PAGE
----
I had to bring my ‘A’ game.” While there, Day explored sculpture within architecture, and in particular the works of Italian sculptor and architect, Gian Lorenzo Bernini. With her most recent exhibition, Day is turning her attention to the glass ceiling she herself has surpassed, but which still exists for many others. In its press release describing “Breaking the Glass Ceiling,” CMA
said, “Day sees the glass ceiling as a symptom of a broader problem—the collective subjugation of nature and our planet. With her installation, Day creates a conversation about the invisible barriers that prevent us from breaking through the glass ceiling and onward toward the advancement of culture.” evdaystudio.com
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Screenwriter Lauren Hynek ’96 writes women as heroes on the big screen. by Megan Tady | Photos by Wendell D’Ambrosia
ive years ago, in search
of their next film project, screenwriters Lauren Hynek and Elizabeth Martin were throwing ideas against the wall like spaghetti, willing one of them to stick. One thing was certain: they wanted to write a movie featuring a strong female heroine. The writing duo found its answer in an ancient 360-word Chinese poem, “Ballad of Mulan,” about a young woman who disguises herself as a man to replace her ailing father in the army. Disney had already made an animated film based on this poem in 1998 (“Mulan”), but since the company didn’t own the rights to the poem, Hynek and Martin were able to begin penning a live-action version on spec with the hopes that a film company would purchase it. In the midst of writing, Disney announced a focus on updating older animated films with liveaction movies. “Mulan” was on the list. “We were not done with the script yet, but when we saw Disney’s press release, we said, ‘Oh my God, write faster. Write
faster,’” Hynek says. Sitting side by side in Los Angeles, Hynek and Martin wrote furiously, and then they pitched the script to Disney. Two days later, the company snapped it up. “Even now, it still doesn’t feel 100 percent real,” Hynek says. The movie, directed by Niki Caro—who wrote and directed the critically acclaimed film “Whale Rider”—will be released on March 27, 2020, five years and one day after Hynek and Martin sold the screenplay. “And that’s fast tracked,” she says. Call “Mulan” their “big break”—but the truth is, Hynek and Martin have been aspiring screenwriters for years, fueled by a dogged determination, a “keep-your-butt-in-the-chair” motto, and several ounces of audaciousness. In fact, it was this audaciousness that introduced them to the writerly life two decades ago when they began to muse: How hard could it be to write a movie? Surely, not that hard. Originally actors and theater denizens, Hynek and Martin, who is a Hotchkiss School graduate, bonded at a summer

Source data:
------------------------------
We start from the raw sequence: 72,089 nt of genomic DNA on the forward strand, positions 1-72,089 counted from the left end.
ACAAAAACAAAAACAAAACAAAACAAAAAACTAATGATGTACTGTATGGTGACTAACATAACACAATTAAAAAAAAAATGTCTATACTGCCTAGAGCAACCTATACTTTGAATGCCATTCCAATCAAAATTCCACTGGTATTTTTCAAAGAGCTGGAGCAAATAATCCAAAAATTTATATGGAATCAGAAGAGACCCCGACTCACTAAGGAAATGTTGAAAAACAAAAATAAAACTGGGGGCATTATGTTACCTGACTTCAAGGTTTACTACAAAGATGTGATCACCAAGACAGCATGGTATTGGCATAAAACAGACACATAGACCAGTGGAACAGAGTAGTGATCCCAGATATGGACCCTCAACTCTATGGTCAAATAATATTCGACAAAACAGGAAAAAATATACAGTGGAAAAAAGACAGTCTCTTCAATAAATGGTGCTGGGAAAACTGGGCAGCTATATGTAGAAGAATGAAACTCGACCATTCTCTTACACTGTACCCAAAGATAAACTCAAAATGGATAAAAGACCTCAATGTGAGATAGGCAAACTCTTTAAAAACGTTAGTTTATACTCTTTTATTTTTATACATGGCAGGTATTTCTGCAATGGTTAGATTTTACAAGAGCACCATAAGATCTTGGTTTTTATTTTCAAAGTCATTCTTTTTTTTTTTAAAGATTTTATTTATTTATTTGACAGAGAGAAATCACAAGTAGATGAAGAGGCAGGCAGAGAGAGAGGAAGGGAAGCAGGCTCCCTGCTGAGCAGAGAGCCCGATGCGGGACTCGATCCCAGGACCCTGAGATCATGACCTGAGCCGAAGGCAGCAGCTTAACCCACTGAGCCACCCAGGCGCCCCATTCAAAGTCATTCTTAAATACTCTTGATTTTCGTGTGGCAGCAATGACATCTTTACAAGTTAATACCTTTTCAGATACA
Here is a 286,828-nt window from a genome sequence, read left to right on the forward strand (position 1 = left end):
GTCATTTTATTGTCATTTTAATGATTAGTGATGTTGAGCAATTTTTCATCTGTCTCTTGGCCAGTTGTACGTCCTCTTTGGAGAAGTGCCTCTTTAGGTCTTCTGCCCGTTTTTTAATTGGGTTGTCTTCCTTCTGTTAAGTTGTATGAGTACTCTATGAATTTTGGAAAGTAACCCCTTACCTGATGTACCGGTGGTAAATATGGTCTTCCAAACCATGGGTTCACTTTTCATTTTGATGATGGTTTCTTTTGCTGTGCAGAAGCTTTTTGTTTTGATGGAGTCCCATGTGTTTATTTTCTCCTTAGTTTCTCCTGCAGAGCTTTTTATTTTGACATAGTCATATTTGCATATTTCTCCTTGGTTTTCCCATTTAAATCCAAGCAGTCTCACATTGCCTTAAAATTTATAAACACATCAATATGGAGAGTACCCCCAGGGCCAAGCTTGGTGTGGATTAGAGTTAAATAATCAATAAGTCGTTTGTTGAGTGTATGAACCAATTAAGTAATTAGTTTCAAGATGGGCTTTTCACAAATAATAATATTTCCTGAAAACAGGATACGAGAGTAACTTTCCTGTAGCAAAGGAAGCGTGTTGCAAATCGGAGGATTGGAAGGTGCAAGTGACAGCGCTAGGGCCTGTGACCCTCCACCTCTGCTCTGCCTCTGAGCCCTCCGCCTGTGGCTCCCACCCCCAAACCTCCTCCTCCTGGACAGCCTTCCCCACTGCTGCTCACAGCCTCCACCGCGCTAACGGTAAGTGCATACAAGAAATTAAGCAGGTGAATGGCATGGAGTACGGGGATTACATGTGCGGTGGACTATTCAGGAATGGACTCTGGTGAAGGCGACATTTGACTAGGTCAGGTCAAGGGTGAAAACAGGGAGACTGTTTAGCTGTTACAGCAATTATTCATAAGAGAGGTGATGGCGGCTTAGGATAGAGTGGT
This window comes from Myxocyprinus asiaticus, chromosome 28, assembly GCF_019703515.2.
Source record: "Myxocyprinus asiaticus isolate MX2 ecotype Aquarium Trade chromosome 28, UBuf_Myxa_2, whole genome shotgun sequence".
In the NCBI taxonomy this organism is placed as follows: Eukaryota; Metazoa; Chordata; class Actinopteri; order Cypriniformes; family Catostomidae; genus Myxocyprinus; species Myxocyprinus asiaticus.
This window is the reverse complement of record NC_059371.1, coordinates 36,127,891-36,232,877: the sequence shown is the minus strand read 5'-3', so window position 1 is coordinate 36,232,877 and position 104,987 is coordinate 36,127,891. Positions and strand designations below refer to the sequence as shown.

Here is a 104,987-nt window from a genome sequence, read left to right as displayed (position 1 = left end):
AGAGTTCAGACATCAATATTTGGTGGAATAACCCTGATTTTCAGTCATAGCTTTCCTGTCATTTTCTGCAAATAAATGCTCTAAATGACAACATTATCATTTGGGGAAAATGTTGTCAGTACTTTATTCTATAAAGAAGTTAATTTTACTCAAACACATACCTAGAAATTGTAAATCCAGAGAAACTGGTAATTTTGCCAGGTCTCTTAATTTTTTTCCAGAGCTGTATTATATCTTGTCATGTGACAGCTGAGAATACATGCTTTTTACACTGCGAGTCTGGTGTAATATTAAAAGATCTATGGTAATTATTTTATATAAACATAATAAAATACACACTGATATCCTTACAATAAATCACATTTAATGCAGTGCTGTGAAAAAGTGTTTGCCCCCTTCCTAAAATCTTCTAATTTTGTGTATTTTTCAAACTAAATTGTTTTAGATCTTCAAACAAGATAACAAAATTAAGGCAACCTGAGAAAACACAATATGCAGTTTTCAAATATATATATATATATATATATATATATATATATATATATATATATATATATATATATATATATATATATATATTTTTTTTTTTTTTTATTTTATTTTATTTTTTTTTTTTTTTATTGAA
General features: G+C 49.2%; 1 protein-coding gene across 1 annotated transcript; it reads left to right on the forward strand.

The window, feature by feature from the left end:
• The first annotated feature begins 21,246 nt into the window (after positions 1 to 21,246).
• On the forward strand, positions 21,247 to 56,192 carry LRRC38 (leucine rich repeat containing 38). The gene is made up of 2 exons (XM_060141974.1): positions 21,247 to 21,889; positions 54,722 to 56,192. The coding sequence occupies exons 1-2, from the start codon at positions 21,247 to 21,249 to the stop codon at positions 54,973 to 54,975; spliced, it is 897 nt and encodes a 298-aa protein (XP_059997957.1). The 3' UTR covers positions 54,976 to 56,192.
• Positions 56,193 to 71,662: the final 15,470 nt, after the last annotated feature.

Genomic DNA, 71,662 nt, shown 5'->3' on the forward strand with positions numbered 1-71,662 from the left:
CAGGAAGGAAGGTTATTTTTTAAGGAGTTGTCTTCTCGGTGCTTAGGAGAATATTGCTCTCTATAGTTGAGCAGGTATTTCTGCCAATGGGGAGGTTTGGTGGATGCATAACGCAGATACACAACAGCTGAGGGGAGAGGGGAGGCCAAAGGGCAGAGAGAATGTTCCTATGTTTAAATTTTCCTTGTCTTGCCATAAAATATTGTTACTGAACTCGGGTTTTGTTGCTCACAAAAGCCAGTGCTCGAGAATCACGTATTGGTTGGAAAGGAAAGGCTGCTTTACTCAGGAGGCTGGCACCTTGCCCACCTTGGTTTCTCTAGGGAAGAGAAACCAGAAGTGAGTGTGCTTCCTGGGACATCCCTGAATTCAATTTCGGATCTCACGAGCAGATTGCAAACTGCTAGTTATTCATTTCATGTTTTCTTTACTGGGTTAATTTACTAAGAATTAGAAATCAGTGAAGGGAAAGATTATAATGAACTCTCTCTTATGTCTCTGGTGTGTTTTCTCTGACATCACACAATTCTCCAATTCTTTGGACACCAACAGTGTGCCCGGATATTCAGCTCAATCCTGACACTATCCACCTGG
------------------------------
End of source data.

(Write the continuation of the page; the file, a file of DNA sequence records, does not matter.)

“HOW HARD CAN WRITING BE? I WANT TO DO IT. I’M GOING TO FIGURE OUT HOW TO DO IT. I’M GOING TO KEEP DOING IT UNTIL I GET GOOD AT IT, AND THEN I’M GOING TO KEEP DOING IT UNTIL SOMEONE PAYS ME TO DO IT.”
“IT’S REALLY IMPORTANT FOR GIRLS AND BOYS TO SEE GIRLS NOT JUST WAITING AROUND TO BE SAVED, BUT GETTING TO SAVE THEMSELVES.”
Hynek performs in the play “Kiss Me, Kate” in Berkshire’s Allen Theater. Photo courtesy of Lauren Hynek ‘96
“Shakespeare commune” in Greenville, New Hampshire, where they were performing in parks and passing hats for tips. They began to grumble to each other about the lack of female roles, both in classics like “Hamlet” and in contemporary films. Could they write the kinds of movies they’d like to star in themselves? They holed up in a cabin in Canada and began to write their first script, a horror film. “It turns out the answer is: hard. It is very hard to write a movie, but we got ourselves a bunch of screenwriting books, and we read all the scripts we could get our hands on,” Hynek says. “There is an art to screenwriting, but there’s also a lot of science. Every genre has a form. Just like you learn how to write a limerick or a sonnet, you can learn the beats and the forms of the various film genres.” Since their first horror script, which they optioned for $1 (it was never made), the pair have had various stages of success, including writing the movie “Christmas Perfection,” which aired on Lifetime last year. They also wrote an animated feature for Amazon before the company decided to go in another direction. Next up, Hynek and Martin have been hired to write a “Fast and the Furious”-style action movie (she couldn’t divulge more), and a film about computer pioneer Grace Hopper. “We are spinning a lot of plates all the time because there’s so much hurry up and wait,” Hynek says. “Being a professional screenwriter is about 30 percent writing and then 70 percent trying to get a job.” Hynek is the co-chair of the Committee of Women Writers at the Writers Guild of America West, and like her “Mulan” script, she is on a personal mission to elevate women’s presence on the big screen—not just how many females populate a movie, but what they actually get to do. “Growing up, I saw a